Understanding and memory
Normally, our thoughts and emotions are remained internally by a person when those thoughts and emotions are not manifested through overt actions 4. As crying is an overt behavior, it can help those underlying and repressed emotions to be manifested, thus, providing a feedback for the person that is crying 4. Crying is delineated to induce focus on put inner feelings and raise our awareness those feelings 4. Crying is also said to favor self-ascription (attribution of mental attitudes to cognitive systems) of underlying feelings 4. When we conclude from our crying that an event has put ourselves to the test and has induced some degree of emotional involvement, we are using crying as a sign of our underlying emotions. Furthermore, considering the propensity of people to withhold crying and the stigma involved with crying, crying may also be seen as a sign of seriousness or importance in the situation 4. In a study, a respondent was able to understand the importance of her relationships via crying 4. Sometimes, while understanding one’s emotions through crying, memories of certain event or people associated with those feelings can be revived. This is because affective states facilitate the recall of affectively congruent information 4.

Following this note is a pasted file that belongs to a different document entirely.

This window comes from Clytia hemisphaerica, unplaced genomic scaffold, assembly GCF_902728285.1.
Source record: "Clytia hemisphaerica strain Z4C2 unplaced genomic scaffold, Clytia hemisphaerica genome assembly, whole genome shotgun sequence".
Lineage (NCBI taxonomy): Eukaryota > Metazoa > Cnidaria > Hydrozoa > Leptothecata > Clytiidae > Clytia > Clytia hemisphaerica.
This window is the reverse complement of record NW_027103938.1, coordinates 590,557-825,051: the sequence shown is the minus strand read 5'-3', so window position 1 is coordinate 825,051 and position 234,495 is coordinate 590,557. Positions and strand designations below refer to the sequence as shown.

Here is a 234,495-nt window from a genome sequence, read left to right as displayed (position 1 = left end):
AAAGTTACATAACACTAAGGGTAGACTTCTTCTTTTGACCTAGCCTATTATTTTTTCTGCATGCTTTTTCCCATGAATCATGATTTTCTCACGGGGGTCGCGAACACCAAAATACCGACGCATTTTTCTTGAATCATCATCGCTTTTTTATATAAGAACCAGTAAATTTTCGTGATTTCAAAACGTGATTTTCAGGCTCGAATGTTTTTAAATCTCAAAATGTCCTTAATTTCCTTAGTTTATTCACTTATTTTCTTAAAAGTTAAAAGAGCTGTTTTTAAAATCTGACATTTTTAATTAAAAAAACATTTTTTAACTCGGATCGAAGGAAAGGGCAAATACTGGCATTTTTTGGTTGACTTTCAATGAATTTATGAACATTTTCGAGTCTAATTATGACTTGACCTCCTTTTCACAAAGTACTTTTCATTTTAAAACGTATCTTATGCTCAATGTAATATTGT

In a Darwinian perspective, crying may have an evolutionary function because an infant’s cry can be considered as a communication for the need for help and protection, which then favors the infant’s survival 4. In relation to that, crying is posited by some researchers to act as a defense mechanism called regression that recaptures the feelings of helplessness of a child 4. Crying can also be a way to communicate protests as it helps to express a person’s lack of needed and deserved help. Crying also emphasizes one’s suffering for not being treated fairly. It is also claimed that crying communicates the guilt and sorrow for one’s misdeed 4. The implicit message of self-abasement conveyed via guilt crying also helps the guilty person to achieve further goals like reconciling with the other party or even reducing one’s own feeling of remorse 4. Besides that, crying is seen as a conveyer of empathetic feelings 4. Crying with and for someone is a means for expressing the sharing of others’ feelings and even solidarity. Messages sent through empathetic crying may go along the lines of “I feel what you feel. I am with you. You are not alone” 4.
Written by: Ryan Wong (Aizen) (MPS Psychological Services Intern)
Supervisor: Mr. Liang Yaw Wen
- Bellieni, C. V. (2017). Meaning and importance of weeping. New Ideas in Psychology, 47, 72-76. https://doi.org/10.1016/j.newideapsych.2017.06.003
- Bylsma, L. M., Vingerhoets, A. J., & Rottenberg, J. (2008). When is crying cathartic? An international study. Journal of Social and Clinical Psychology, 27(10), 1165-1187. https://doi.org/10.1521/jscp.2008.27.10.1165
- Gračanin, A., Bylsma, L. M., & Vingerhoets, A. J. (2014). Is crying a self-soothing behavior?. Frontiers in Psychology, 5, 502. https://doi.org/10.3389/fpsyg.2014.00502
- Miceli, M., & Castelfranchi, C. (2003). Crying: Discussing its basic reasons and uses. New ideas in Psychology, 21(3), 247-273. https://doi.org/10.1016/j.newideapsych.2003.09.001